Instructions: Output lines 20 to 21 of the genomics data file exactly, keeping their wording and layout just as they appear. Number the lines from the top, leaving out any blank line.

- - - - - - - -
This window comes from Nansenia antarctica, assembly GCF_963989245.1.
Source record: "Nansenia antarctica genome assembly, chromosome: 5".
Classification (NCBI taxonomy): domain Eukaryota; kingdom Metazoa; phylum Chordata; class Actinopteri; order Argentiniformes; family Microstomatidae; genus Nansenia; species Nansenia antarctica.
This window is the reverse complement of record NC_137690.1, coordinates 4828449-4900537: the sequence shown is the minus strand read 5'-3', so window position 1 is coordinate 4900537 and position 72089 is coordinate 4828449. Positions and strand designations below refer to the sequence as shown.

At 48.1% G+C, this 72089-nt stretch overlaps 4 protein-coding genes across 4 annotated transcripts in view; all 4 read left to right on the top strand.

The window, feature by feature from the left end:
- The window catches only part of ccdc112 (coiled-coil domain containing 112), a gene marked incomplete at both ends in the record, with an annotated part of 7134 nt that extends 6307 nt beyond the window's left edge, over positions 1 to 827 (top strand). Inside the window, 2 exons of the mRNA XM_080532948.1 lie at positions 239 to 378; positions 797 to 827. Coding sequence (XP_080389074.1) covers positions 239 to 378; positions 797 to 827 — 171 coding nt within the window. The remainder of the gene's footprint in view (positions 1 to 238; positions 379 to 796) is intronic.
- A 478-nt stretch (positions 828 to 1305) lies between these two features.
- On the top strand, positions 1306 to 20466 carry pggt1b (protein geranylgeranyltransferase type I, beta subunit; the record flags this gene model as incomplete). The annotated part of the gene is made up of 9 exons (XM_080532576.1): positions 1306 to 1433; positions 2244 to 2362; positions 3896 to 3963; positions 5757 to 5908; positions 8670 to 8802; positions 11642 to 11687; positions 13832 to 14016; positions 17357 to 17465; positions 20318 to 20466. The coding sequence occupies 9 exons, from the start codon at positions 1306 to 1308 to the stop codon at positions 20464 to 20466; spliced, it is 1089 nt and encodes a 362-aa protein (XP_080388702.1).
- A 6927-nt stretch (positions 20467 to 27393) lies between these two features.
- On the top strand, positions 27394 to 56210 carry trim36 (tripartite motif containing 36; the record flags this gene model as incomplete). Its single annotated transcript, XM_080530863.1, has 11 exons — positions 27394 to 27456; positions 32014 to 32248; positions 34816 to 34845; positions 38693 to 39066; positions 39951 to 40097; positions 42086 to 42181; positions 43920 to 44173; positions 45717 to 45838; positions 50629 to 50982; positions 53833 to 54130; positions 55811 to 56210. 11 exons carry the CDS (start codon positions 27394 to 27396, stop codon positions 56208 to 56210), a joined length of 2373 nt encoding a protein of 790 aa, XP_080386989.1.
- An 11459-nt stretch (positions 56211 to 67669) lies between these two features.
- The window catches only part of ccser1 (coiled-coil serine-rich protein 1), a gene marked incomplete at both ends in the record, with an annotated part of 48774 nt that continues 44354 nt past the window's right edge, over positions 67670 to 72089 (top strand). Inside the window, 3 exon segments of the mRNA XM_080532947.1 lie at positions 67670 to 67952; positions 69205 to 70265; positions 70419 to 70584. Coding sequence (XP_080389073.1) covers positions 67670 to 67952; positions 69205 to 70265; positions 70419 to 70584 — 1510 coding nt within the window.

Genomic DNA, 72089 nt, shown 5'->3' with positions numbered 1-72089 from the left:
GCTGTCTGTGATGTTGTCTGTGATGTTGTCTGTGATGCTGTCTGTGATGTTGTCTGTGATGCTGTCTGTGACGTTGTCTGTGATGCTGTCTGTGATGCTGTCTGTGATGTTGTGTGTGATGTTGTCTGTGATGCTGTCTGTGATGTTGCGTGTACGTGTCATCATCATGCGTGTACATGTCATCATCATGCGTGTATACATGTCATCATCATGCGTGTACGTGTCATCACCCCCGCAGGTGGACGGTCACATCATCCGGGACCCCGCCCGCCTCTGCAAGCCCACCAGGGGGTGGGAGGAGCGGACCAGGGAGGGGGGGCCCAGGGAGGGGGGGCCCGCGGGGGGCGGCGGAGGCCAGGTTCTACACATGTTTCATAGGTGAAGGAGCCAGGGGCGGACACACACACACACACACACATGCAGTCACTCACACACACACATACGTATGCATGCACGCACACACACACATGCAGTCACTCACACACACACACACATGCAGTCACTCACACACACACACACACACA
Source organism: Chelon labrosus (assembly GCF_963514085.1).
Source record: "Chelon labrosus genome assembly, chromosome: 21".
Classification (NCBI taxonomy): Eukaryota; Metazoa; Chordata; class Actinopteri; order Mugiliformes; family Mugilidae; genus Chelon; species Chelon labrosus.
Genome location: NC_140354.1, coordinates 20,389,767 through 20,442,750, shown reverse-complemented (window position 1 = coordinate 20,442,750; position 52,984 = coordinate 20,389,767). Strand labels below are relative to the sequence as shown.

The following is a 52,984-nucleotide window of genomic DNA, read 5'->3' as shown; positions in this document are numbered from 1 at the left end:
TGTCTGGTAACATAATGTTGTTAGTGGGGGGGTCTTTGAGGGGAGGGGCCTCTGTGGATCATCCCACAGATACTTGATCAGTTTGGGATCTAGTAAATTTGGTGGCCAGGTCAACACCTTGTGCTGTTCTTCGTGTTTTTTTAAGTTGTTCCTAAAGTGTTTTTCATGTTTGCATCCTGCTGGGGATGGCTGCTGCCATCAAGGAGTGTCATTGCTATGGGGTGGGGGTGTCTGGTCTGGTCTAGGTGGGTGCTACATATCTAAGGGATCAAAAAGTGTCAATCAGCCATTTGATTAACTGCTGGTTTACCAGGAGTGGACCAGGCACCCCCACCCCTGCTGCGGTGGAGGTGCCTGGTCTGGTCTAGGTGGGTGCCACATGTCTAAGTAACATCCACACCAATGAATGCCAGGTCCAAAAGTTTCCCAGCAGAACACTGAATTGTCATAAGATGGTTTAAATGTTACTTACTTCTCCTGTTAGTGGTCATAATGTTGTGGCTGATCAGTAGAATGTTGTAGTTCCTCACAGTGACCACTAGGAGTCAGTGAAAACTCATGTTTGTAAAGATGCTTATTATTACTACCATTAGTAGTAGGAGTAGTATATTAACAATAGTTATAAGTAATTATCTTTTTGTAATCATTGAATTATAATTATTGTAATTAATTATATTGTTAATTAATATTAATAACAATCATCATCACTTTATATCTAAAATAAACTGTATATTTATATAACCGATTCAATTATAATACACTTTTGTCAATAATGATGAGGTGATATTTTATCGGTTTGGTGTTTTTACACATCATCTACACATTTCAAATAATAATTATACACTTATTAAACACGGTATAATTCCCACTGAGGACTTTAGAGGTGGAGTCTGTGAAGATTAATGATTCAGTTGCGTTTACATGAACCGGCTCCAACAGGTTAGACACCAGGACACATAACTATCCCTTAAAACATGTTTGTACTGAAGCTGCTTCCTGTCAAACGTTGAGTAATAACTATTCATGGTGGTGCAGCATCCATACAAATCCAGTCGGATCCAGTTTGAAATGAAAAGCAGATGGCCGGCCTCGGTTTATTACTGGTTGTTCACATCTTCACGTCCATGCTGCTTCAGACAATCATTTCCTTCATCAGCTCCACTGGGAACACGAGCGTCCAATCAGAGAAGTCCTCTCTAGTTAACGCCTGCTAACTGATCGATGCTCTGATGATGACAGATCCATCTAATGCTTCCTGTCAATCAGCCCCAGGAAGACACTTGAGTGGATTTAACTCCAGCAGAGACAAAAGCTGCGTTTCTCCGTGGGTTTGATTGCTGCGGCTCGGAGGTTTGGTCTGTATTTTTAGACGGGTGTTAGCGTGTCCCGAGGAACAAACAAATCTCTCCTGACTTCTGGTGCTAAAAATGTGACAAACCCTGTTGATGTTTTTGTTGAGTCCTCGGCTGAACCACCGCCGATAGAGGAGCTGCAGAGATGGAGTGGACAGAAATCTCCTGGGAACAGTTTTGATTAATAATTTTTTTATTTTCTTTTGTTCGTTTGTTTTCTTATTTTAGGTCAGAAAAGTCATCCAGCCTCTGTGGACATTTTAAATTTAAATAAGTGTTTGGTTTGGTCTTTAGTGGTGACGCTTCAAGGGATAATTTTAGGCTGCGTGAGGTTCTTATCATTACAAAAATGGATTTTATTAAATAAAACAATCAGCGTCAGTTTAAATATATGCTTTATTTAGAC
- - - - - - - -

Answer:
The following is a 52,984-nucleotide window of genomic DNA, read 5'->3' as shown; positions in this document are numbered from 1 at the left end:
TGTCTGGTAACATAATGTTGTTAGTGGGGGGGTCTTTGAGGGGAGGGGCCTCTGTGGATCATCCCACAGATACTTGATCAGTTTGGGATCTAGTAAATTTGGTGGCCAGGTCAACACCTTGTGCTGTTCTTCGTGTTTTTTTAAGTTGTTCCTAAAGTGTTTTTCATGTTTGCATCCTGCTGGGGATGGCTGCTGCCATCAAGGAGTGTCATTGCTATGGGGTGGGGGTGTCTGGTCTGGTCTAGGTGGGTGCTACATATCTAAGGGATCAAAAAGTGTCAATCAGCCATTTGATTAACTGCTGGTTTACCAGGAGTGGACCAGGCACCCCCACCCCTGCTGCGGTGGAGGTGCCTGGTCTGGTCTAGGTGGGTGCCACATGTCTAAGTAACATCCACACCAATGAATGCCAGGTCCAAAAGTTTCCCAGCAGAACACTGAATTGTCATAAGATGGTTTAAATGTTACTTACTTCTCCTGTTAGTGGTCATAATGTTGTGGCTGATCAGTAGAATGTTGTAGTTCCTCACAGTGACCACTAGGAGTCAGTGAAAACTCATGTTTGTAAAGATGCTTATTATTACTACCATTAGTAGTAGGAGTAGTATATTAACAATAGTTATAAGTAATTATCTTTTTGTAATCATTGAATTATAATTATTGTAATTAATTATATTGTTAATTAATATTAATAACAATCATCATCACTTTATATCTAAAATAAACTGTATATTTATATAACCGATTCAATTATAATACACTTTTGTCAATAATGATGAGGTGATATTTTATCGGTTTGGTGTTTTTACACATCATCTACACATTTCAAATAATAATTATACACTTATTAAACACGGTATAATTCCCACTGAGGACTTTAGAGGTGGAGTCTGTGAAGATTAATGATTCAGTTGCGTTTACATGAACCGGCTCCAACAGGTTAGACACCAGGACACATAACTATCCCTTAAAACATGTTTGTACTGAAGCTGCTTCCTGTCAAACGTTGAGTAATAACTATTCATGGTGGTGCAGCATCCATACAAATCCAGTCGGATCCAGTTTGAAATGAAAAGCAGATGGCCGGCCTCGGTTTATTACTGGTTGTTCACATCTTCACGTCCATGCTGCTTCAGACAATCATTTCCTTCATCAGCTCCACTGGGAACACGAGCGTCCAATCAGAGAAGTCCTCTCTAGTTAACGCCTGCTAACTGATCGATGCTCTGATGATGACAGATCCATCTAATGCTTCCTGTCAATCAGCCCCAGGAAGACACTTGAGTGGATTTAACTCCAGCAGAGACAAAAGCTGCGTTTCTCCGTGGGTTTGATTGCTGCGGCTCGGAGGTTTGGTCTGTATTTTTAGACGGGTGTTAGCGTGTCCCGAGGAACAAACAAATCTCTCCTGACTTCTGGTGCTAAAAATGTGACAAACCCTGTTGATGTTTTTGTTGAGTCCTCGGCTGAACCACCGCCGATAGAGGAGCTGCAGAGATGGAGTGGACAGAAATCTCCTGGGAACAGTTTTGATTAATAATTTTTTTATTTTCTTTTGTTCGTTTGTTTTCTTATTTTAGGTCAGAAAAGTCATCCAGCCTCTGTGGACATTTTAAATTTAAATAAGTGTTTGGTTTGGTCTTTAGTGGTGACGCTTCAAGGGATAATTTTAGGCTGCGTGAGGTTCTTATCATTACAAAAATGGATTTTATTAAATAAAACAATCAGCGTCAGTTTAAATATATGCTTTATTTAGAC